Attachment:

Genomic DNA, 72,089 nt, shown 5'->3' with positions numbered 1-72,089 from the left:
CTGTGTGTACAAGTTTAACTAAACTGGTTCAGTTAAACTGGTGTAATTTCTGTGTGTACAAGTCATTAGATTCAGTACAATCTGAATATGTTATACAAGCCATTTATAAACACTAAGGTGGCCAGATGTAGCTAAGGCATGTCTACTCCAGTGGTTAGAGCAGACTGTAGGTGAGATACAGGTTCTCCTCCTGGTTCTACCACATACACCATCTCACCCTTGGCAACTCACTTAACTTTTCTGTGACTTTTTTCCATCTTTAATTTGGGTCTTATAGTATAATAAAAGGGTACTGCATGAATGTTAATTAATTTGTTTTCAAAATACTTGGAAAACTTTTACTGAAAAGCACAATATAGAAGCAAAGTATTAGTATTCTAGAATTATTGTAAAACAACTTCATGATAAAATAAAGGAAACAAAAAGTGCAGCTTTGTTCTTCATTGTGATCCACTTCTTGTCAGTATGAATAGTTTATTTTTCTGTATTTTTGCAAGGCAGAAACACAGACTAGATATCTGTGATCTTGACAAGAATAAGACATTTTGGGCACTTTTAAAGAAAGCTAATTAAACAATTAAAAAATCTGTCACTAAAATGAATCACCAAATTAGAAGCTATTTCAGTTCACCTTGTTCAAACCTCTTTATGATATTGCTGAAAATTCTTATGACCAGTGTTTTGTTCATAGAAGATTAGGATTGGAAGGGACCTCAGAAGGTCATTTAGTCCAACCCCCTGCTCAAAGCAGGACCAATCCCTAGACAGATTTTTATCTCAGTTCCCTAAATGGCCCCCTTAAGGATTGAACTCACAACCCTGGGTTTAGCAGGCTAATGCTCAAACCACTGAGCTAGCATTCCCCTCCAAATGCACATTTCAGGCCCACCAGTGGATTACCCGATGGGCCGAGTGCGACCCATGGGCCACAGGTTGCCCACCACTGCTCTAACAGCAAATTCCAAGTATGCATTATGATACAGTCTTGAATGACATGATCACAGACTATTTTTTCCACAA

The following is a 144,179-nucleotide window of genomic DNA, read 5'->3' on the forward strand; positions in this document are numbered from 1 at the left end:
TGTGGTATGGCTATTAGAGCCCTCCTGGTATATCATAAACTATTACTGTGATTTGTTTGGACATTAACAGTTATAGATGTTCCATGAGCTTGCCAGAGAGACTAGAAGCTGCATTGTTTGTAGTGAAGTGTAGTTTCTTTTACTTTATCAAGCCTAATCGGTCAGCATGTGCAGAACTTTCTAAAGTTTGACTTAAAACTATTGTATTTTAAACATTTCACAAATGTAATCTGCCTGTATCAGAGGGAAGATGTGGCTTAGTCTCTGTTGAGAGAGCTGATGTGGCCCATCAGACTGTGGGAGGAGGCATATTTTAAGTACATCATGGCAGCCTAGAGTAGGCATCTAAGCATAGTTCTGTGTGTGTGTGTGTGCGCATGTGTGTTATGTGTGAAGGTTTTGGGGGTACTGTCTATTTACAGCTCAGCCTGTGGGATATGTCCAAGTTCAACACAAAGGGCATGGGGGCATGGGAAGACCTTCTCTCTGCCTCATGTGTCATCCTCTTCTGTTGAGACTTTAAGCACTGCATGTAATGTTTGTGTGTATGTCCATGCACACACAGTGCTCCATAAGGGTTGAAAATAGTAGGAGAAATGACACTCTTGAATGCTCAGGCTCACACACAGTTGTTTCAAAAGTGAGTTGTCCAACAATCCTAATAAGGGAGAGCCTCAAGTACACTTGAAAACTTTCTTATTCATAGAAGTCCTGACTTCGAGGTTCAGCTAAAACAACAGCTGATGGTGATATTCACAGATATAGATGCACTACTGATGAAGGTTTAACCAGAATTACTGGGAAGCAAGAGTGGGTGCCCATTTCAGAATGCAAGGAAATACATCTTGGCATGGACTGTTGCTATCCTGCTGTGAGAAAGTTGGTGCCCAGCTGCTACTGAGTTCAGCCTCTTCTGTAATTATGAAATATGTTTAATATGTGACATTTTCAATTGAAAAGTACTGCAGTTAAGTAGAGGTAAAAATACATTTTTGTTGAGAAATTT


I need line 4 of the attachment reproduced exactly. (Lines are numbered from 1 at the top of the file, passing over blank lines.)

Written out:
TGTGGTATGGCTATTAGAGCCCTCCTGGTATATCATAAACTATTACTGTGATTTGTTTGGACATTAACAGTTATAGATGTTCCATGAGCTTGCCAGAGAGACTAGAAGCTGCATTGTTTGTAGTGAAGTGTAGTTTCTTTTACTTTATCAAGCCTAATCGGTCAGCATGTGCAGAACTTTCTAAAGTTTGACTTAAAACTATTGTATTTTAAACATTTCACAAATGTAATCTGCCTGTATCAGAGGGAAGATGTGGCTTAGTCTCTGTTGAGAGAGCTGATGTGGCCCATCAGACTGTGGGAGGAGGCATATTTTAAGTACATCATGGCAGCCTAGAGTAGGCATCTAAGCATAGTTCTGTGTGTGTGTGTGTGCGCATGTGTGTTATGTGTGAAGGTTTTGGGGGTACTGTCTATTTACAGCTCAGCCTGTGGGATATGTCCAAGTTCAACACAAAGGGCATGGGGGCATGGGAAGACCTTCTCTCTGCCTCATGTGTCATCCTCTTCTGTTGAGACTTTAAGCACTGCATGTAATGTTTGTGTGTATGTCCATGCACACACAGTGCTCCATAAGGGTTGAAAATAGTAGGAGAAATGACACTCTTGAATGCTCAGGCTCACACACAGTTGTTTCAAAAGTGAGTTGTCCAACAATCCTAATAAGGGAGAGCCTCAAGTACACTTGAAAACTTTCTTATTCATAGAAGTCCTGACTTCGAGGTTCAGCTAAAACAACAGCTGATGGTGATATTCACAGATATAGATGCACTACTGATGAAGGTTTAACCAGAATTACTGGGAAGCAAGAGTGGGTGCCCATTTCAGAATGCAAGGAAATACATCTTGGCATGGACTGTTGCTATCCTGCTGTGAGAAAGTTGGTGCCCAGCTGCTACTGAGTTCAGCCTCTTCTGTAATTATGAAATATGTTTAATATGTGACATTTTCAATTGAAAAGTACTGCAGTTAAGTAGAGGTAAAAATACATTTTTGTTGAGAAATTT